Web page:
I am just getting round to posting about Guy Trebay’s interesting article in the NYT on January 8. You can access it here:
In it, in the service of “intensive” investigative reporting, he subjected himself to wearing 5 “outfits” (my term) by 5 very different designers over what appears to be a period of a few weeks. What results is, from what I gather, the psychological equivalent of whiplash, as he dons “notice me but not too much” Ralph Lauren togs that are intended to bespeak a quiet and very expensive elegance, and then goes to “11” by veering toward the pee-wee herman-esque ridiculousness of Duckie Brown and Thom Browne.
In his article, he talked about the phenomena that psychologists refer to as “enclothed cognition,” wherein, upon enveloping oneself in a certain bit of cloth, one can “become” a person who that person believes personifies a certain gestalt, or, to put it less pedantically, or more accessibly, ” Style is a way to say who you are without having to speak,” as Rachel Zoe says. Based on my own experience, I would paraphrase that to say, “style is a way to say who you want to be to others without having to speak.”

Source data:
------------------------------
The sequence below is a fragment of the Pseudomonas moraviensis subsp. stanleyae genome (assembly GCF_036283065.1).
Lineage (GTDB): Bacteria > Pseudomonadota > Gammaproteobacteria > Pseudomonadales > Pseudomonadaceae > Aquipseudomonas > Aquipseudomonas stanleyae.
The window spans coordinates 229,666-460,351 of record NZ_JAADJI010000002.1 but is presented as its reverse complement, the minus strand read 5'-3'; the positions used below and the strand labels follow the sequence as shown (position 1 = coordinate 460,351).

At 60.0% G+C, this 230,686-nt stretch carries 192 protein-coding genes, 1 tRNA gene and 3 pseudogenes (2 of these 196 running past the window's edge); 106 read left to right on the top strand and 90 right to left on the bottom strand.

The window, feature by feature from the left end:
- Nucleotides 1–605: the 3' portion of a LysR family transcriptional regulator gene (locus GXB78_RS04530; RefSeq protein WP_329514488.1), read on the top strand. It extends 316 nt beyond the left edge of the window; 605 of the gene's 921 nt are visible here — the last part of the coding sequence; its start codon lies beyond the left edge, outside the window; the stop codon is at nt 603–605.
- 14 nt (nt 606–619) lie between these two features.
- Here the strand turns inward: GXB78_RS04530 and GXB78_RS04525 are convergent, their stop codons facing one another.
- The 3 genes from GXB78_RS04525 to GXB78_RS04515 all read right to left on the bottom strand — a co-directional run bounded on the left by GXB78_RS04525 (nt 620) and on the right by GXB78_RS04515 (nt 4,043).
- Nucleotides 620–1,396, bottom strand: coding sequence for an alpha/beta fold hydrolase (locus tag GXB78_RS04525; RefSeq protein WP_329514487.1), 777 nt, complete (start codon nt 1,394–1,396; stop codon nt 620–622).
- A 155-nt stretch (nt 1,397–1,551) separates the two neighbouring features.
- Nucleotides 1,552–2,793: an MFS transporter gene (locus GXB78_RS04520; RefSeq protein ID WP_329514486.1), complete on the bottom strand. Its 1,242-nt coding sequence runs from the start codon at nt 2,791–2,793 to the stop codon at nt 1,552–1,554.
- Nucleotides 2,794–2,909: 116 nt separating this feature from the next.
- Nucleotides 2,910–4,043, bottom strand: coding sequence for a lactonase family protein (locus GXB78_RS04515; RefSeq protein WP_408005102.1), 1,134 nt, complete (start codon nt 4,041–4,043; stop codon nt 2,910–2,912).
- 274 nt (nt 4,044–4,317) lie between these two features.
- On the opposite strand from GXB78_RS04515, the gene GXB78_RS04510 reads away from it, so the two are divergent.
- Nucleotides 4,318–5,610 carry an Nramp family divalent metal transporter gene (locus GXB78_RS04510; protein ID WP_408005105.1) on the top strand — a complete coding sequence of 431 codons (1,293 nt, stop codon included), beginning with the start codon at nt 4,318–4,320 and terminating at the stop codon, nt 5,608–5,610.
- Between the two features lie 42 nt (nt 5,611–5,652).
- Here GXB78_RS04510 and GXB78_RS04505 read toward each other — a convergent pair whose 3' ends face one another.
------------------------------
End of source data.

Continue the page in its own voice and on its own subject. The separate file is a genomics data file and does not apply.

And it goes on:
How many of us have purchased a perfect coat or shoes, expecting them to somehow transform our lives, get a better job, a raise, recognition. . .laid?
As I am building my brand and crafting pieces, this is something I am trying to bear in mind, and harness. When someone buys a piece of my art, what emotional triggers are driving the purchase? A memory of a particularly meaningful exhibition? A walk on the beach? A walk in the English Countryside with Isabella Blow on some bizarre “hunting” party?
Will he/she become bolder? More beautiful? More serene?
When they put my piece on, will they be transported? I certainly do hope so. . . .
more. . .
to come. . . .I hope